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Teens are Patrons, Too!


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Libraries are becoming the after school hangout for many communities. But this can mean problems too. Are you having trouble with your teens behaving in the library? Are some other members of the …

Libraries are becoming the after school hangout for many communities. But this can mean problems too. Are you having trouble with your teens behaving in the library? Are some other members of the public (or staff!) treating them unfairly? Why do we need to be nice to teens anyway? This class will address the topic of teens in the public library and how your library can be a safe, inviting, and happy place for teens (and staff!). \

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  • Requiring ID or parental permission, or banning kids is a last resort. Barriers to library access are a failure on the part of libraries to serve teens. Libraries exist to serve EVERYONE and can play a positive role in the lives of teens, even difficult ones. Nobody ’s library policies include the words “except teens”. How to encourage them to act responsibly – tell them the policies! Keep rules to a minimum, and keep it simple. Firm, fair and consistent. Don ’t have rules just for teens – if the library prohibits cell phones, more than one person to a chair or eating, make sure teens know (and see you enforcing it) that it doesn’t just apply to them, it is for everyone. Kids screaming after storytime, seniors with hearing aids and crying babies are all loud but we’re quick to be all over teenagers who are laughing or talking in groups. Keep it in perspective too – the kid with the Burger King bag or the girl on the cell phone talking about the cute guy in math have made a misstep, not committed a crime.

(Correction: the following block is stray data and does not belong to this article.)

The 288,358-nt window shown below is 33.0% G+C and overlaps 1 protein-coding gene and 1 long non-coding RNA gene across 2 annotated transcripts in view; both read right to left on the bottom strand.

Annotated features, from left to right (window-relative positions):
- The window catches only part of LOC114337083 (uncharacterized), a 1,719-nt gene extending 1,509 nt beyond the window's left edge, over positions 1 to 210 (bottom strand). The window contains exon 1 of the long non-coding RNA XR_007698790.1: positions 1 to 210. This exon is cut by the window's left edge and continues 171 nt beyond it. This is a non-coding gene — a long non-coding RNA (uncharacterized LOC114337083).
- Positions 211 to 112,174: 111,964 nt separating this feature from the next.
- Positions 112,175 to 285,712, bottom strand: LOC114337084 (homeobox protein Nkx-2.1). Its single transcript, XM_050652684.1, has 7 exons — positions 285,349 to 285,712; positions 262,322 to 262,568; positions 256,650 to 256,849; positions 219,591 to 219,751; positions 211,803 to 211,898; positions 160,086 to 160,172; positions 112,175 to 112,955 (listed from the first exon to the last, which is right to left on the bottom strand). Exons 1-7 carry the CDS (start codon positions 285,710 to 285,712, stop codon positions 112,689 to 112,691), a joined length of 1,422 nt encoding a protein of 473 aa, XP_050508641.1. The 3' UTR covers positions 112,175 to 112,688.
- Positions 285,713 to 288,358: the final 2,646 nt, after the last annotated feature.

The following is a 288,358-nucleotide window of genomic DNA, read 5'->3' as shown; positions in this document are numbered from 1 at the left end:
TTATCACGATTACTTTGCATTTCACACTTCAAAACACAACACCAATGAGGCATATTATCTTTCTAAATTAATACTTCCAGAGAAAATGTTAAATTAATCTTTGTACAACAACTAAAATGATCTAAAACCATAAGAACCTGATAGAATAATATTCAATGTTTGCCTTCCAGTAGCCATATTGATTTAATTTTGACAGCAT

• TAB is essential – we think we ’re cool and we know what they want but it needs to be kid driven Try some different times – after hours on Friday night, Saturday afternoon Food! They are always hungry
  • Teen site should be linked prominently to library site so teens know there is “stuff” for them here.
  • Separate space helps alleviate tension that comes up when NORMAL teen behavior clashes with “appropriate” library behavior. Once they have a space, plan for them to be there by making sure there’s teen-friendly staff present every day who will create appropriate rules and appropriate consequences.
  • If they don ’t see the library as important and relevant now, how do we expect them to in 10 years?
  • Transcript

    • 1. Teens are Patrons, Too!Presented by Sarah Sogigian,Massachusetts Library System
    • 2. A Day in the Life… Up at 6:30 AM Get to school for 7:30 Lunch at 10:45 Get out of school at 2:15 After school activities-track- 2:30-4:30 Robotics/job- 5:30-8:30 Dinner when they can grab it Homework until 12:00 AM
    • 3. The library business “…we are in the people business, unlike our competitors who are in the information and book business. The library can and should be the center of its community; its reputation built on rapport and positive interactions with our patrons - that is our strongest selling point as an institution.” - Patrick Jones